DNA methylation patterns within the CCND1 locus in the variant cyclin D1 MCL cells were analyzed. The CCND1 promoter region and sequences 3 kb upstream were extensively methylated, as shown by Southern blot analysis (Fig. 3 B) and bisulfite sequencing (Fig. 3 C).

DNA methylation changes occurred in sequences 90 kb (P519) upstream of the CCND1 gene. Because the translocation breakpoints in the NCEB and Granta cell lines are located at the 3′ end and proximal to the MTC (Fig. 3 A), respectively, most of this region lies on the reciprocal translocation partner. At the MTC, CpG sequences such as at the Hpa II/Msp site remained hypomethylated in both cyclin D1-expressing and nonexpressing clones. Similar results were obtained with independently isolated Granta and NCEB clones (Fig. 3, B and C).

DNA methylation in the cyclin D1 genetic variants was also assayed by methylation-specific PCR (MSP) (25), which complements the Southern blotting and sodium bisulfite sequencing approaches (26). MSP analysis of the CCND1 promoter and the 3-kb upstream regions in Granta, NCEB, G4, and N1 cells revealed that both regions were heavily CpG methylated in the genetic variants (Fig. S1).

These data are consistent with a model in which the translocated chromosome exerts a transallelic hypomethylating effect on the nontranslocated chromosome in MCL parental cell lines. This effect disappeared in the targeted variants with the loss of the translocated chromosome, leading to extensive methylation of the CCND1 locus. The transallelic hypomethylating effect extended from the CCND1 promoter at least to the P519 region 90 kb upstream.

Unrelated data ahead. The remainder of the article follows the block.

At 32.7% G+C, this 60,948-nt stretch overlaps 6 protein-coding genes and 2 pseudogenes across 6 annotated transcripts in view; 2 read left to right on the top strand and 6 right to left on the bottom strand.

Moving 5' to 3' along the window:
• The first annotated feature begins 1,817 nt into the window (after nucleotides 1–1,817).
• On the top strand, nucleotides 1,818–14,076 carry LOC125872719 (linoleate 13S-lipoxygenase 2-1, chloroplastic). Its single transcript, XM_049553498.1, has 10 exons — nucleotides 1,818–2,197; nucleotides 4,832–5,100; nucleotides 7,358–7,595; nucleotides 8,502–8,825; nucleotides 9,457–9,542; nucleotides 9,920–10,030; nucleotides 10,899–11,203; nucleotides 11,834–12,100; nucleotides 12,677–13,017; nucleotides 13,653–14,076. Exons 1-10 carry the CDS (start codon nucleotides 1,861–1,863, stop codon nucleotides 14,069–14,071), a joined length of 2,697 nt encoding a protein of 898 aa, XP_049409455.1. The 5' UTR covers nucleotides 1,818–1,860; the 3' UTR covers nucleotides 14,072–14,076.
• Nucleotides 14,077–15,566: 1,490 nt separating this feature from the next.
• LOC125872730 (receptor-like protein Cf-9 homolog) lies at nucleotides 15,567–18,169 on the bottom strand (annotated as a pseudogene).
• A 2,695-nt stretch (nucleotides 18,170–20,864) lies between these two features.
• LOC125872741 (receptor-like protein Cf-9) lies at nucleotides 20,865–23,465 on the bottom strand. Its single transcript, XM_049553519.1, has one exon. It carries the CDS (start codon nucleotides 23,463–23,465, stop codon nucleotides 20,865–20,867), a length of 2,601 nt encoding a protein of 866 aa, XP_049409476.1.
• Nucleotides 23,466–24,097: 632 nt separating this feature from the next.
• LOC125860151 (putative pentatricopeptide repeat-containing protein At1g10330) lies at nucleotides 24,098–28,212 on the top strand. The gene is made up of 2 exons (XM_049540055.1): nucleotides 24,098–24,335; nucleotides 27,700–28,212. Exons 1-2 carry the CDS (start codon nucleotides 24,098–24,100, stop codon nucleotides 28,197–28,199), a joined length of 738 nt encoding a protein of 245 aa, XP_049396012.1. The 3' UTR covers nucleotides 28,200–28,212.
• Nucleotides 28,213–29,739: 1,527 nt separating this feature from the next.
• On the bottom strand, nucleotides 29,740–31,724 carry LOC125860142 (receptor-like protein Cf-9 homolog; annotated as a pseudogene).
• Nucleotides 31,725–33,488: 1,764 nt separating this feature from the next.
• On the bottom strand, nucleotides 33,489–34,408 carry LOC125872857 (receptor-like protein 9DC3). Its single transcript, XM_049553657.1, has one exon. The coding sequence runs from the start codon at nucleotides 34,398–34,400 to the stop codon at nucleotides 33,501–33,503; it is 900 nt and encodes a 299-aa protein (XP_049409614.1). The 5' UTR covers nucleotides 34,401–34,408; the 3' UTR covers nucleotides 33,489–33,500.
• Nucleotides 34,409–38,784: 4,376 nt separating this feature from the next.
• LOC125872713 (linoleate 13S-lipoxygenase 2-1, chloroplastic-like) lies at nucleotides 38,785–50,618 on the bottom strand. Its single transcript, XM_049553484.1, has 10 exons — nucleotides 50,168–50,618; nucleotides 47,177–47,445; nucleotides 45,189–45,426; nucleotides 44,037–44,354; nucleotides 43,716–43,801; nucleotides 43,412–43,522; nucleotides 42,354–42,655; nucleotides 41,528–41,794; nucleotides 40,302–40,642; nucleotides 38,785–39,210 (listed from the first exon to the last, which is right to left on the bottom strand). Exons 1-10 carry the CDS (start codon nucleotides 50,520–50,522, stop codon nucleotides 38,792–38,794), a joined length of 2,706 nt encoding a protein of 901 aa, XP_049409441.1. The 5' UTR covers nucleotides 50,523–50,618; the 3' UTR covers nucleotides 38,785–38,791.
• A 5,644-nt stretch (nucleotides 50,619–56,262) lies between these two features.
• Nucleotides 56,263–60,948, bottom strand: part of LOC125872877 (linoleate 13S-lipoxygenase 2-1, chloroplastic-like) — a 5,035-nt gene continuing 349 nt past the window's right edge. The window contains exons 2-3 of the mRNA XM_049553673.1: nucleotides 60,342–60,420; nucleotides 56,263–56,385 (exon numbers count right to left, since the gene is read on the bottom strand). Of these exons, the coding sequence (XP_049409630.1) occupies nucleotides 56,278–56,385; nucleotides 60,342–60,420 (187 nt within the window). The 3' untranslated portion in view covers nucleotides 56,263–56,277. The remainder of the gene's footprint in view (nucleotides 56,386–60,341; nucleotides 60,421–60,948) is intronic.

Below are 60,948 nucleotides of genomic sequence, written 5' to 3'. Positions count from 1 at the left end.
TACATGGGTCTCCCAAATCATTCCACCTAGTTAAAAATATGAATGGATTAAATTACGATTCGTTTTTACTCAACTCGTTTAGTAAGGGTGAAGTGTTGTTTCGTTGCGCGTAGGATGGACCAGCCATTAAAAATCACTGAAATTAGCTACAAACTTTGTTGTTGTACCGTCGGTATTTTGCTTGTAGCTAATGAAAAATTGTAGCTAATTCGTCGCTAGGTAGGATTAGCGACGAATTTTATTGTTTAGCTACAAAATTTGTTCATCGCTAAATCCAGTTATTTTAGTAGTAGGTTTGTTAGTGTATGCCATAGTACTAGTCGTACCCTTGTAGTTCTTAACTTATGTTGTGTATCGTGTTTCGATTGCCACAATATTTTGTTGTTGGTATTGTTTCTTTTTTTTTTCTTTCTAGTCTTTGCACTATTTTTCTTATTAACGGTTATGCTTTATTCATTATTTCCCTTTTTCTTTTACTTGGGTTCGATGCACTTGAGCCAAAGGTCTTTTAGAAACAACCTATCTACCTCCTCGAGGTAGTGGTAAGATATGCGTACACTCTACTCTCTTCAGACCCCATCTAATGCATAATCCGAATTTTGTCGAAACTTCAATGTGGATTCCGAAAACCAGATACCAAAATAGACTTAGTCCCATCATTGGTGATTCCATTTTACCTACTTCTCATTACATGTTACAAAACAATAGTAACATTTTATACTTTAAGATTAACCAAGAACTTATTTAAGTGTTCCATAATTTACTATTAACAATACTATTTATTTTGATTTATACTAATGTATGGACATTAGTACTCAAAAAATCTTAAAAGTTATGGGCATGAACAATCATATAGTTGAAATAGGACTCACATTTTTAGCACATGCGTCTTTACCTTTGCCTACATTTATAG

To determine if our observations in MCL cells were applicable to cyclin D1–expressing MM cells that contained an insertion of IgH sequences instead of the classical t(11;14), we analyzed similar variant clones from parental U266 cells that contain IgH regulatory sequences inserted ∼10 kb centromeric of the CCND1 promoter (12). Similar to the variant Granta and NCEB clones, U7, LU1, and LU2 clones were isolated where the active chromosome 11 was lost (Fig. 1 E; and Table S1), and no cyclin D1 protein was detected (Fig. 2 B). In addition, two other control MM cell lines that contain t(11;14) and express cyclin D1 (KMS12 and KMS21BM) (27) were analyzed.

Analysis of the DNA methylation status at the CCND1 locus in the parental MM cell lines and the U266 cyclin D1 derivatives revealed that the CCND1 promoter and P519 regions were hypomethylated in all of the cyclin D1+ MM cell lines, including U266, KMS12, and KMS21BM (Fig. 3 D), similar to the results obtained with the parental Granta and NCEB MCL cell lines. In contrast, DNA hypermethylation was observed at the CCND1 locus in the cyclin D1 U266 MM cell lines that had lost the active CCND1 locus with inserted IgH regulatory elements. Thus, transallelic effects at the CCND1 locus are observed with inserted as well as translocated IgH sequences.

Monoallelic histone acetylation patterns at the cyclin D1 loci

To determine if posttranslational histone modifications such as histone acetylation were coordinately involved with DNA methylation in transallelic effects at the cyclin D1 locus, histone acetylation patterns in the cyclin D1 genetic variants and parental cell lines were studied by chromatin immunoprecipitation (ChIP) assays. In contrast to the parental cell lines, the cyclin D1 coding and promoter regions and sequences extending 3 kb upstream were histone H3 and H4 deacetylated in the mutant cell lines, consistent with the DNA methylation patterns and the lack of transcription of the cyclin D1 gene. However, regions far upstream of the cyclin D1 gene, including the MTC, P519, and the IgH regulatory regions, remained histone H3 and H4 hyperacetylated in the mutant cell lines (Fig. 4 B) (4).

Similar results were obtained with specific antibodies to acetyl H3 lysine 9 (AcK9; Fig. 4 C).